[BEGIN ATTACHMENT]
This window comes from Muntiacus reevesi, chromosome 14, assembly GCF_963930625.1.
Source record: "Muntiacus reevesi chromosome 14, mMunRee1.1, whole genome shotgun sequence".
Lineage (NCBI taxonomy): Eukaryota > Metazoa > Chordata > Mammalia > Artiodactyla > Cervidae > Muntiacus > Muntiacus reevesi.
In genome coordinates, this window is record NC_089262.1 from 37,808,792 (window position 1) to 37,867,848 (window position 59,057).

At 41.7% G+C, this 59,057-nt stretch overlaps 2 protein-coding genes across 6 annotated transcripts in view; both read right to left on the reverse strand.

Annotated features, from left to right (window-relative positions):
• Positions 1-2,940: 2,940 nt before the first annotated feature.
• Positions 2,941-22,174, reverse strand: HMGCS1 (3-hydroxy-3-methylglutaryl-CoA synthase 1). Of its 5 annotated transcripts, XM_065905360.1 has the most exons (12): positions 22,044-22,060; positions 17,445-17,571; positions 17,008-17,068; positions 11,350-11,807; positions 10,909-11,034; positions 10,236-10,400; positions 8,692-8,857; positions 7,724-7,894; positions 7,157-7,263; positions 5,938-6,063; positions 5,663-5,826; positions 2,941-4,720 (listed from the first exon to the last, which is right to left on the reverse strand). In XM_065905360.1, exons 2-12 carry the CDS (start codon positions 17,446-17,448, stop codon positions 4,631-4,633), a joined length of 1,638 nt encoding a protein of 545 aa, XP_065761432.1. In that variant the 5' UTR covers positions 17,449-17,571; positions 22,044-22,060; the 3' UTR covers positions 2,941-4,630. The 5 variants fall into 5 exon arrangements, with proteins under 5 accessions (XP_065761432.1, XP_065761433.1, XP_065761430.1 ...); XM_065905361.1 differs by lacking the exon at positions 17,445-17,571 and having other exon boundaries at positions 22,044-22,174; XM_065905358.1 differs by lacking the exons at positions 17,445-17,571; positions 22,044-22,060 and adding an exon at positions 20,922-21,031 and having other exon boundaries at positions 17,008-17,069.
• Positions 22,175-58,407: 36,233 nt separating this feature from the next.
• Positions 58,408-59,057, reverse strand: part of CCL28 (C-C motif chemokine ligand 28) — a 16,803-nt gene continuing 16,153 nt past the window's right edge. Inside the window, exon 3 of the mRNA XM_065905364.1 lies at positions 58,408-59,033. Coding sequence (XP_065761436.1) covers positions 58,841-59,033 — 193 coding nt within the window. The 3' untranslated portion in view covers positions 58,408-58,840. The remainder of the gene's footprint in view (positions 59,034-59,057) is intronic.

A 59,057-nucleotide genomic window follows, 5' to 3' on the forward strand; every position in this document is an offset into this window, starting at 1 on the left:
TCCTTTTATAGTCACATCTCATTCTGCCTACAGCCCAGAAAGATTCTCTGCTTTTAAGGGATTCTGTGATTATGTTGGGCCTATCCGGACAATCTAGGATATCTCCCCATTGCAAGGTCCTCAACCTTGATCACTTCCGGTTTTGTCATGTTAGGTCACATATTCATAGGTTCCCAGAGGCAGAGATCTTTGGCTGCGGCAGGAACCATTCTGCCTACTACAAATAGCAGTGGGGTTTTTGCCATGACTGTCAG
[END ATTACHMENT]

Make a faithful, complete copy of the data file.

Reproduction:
This window comes from Muntiacus reevesi, chromosome 14, assembly GCF_963930625.1.
Source record: "Muntiacus reevesi chromosome 14, mMunRee1.1, whole genome shotgun sequence".
Lineage (NCBI taxonomy): Eukaryota > Metazoa > Chordata > Mammalia > Artiodactyla > Cervidae > Muntiacus > Muntiacus reevesi.
In genome coordinates, this window is record NC_089262.1 from 37,808,792 (window position 1) to 37,867,848 (window position 59,057).

At 41.7% G+C, this 59,057-nt stretch overlaps 2 protein-coding genes across 6 annotated transcripts in view; both read right to left on the reverse strand.

Annotated features, from left to right (window-relative positions):
• Positions 1-2,940: 2,940 nt before the first annotated feature.
• Positions 2,941-22,174, reverse strand: HMGCS1 (3-hydroxy-3-methylglutaryl-CoA synthase 1). Of its 5 annotated transcripts, XM_065905360.1 has the most exons (12): positions 22,044-22,060; positions 17,445-17,571; positions 17,008-17,068; positions 11,350-11,807; positions 10,909-11,034; positions 10,236-10,400; positions 8,692-8,857; positions 7,724-7,894; positions 7,157-7,263; positions 5,938-6,063; positions 5,663-5,826; positions 2,941-4,720 (listed from the first exon to the last, which is right to left on the reverse strand). In XM_065905360.1, exons 2-12 carry the CDS (start codon positions 17,446-17,448, stop codon positions 4,631-4,633), a joined length of 1,638 nt encoding a protein of 545 aa, XP_065761432.1. In that variant the 5' UTR covers positions 17,449-17,571; positions 22,044-22,060; the 3' UTR covers positions 2,941-4,630. The 5 variants fall into 5 exon arrangements, with proteins under 5 accessions (XP_065761432.1, XP_065761433.1, XP_065761430.1 ...); XM_065905361.1 differs by lacking the exon at positions 17,445-17,571 and having other exon boundaries at positions 22,044-22,174; XM_065905358.1 differs by lacking the exons at positions 17,445-17,571; positions 22,044-22,060 and adding an exon at positions 20,922-21,031 and having other exon boundaries at positions 17,008-17,069.
• Positions 22,175-58,407: 36,233 nt separating this feature from the next.
• Positions 58,408-59,057, reverse strand: part of CCL28 (C-C motif chemokine ligand 28) — a 16,803-nt gene continuing 16,153 nt past the window's right edge. Inside the window, exon 3 of the mRNA XM_065905364.1 lies at positions 58,408-59,033. Coding sequence (XP_065761436.1) covers positions 58,841-59,033 — 193 coding nt within the window. The 3' untranslated portion in view covers positions 58,408-58,840. The remainder of the gene's footprint in view (positions 59,034-59,057) is intronic.

A 59,057-nucleotide genomic window follows, 5' to 3' on the forward strand; every position in this document is an offset into this window, starting at 1 on the left:
TCCTTTTATAGTCACATCTCATTCTGCCTACAGCCCAGAAAGATTCTCTGCTTTTAAGGGATTCTGTGATTATGTTGGGCCTATCCGGACAATCTAGGATATCTCCCCATTGCAAGGTCCTCAACCTTGATCACTTCCGGTTTTGTCATGTTAGGTCACATATTCATAGGTTCCCAGAGGCAGAGATCTTTGGCTGCGGCAGGAACCATTCTGCCTACTACAAATAGCAGTGGGGTTTTTGCCATGACTGTCAG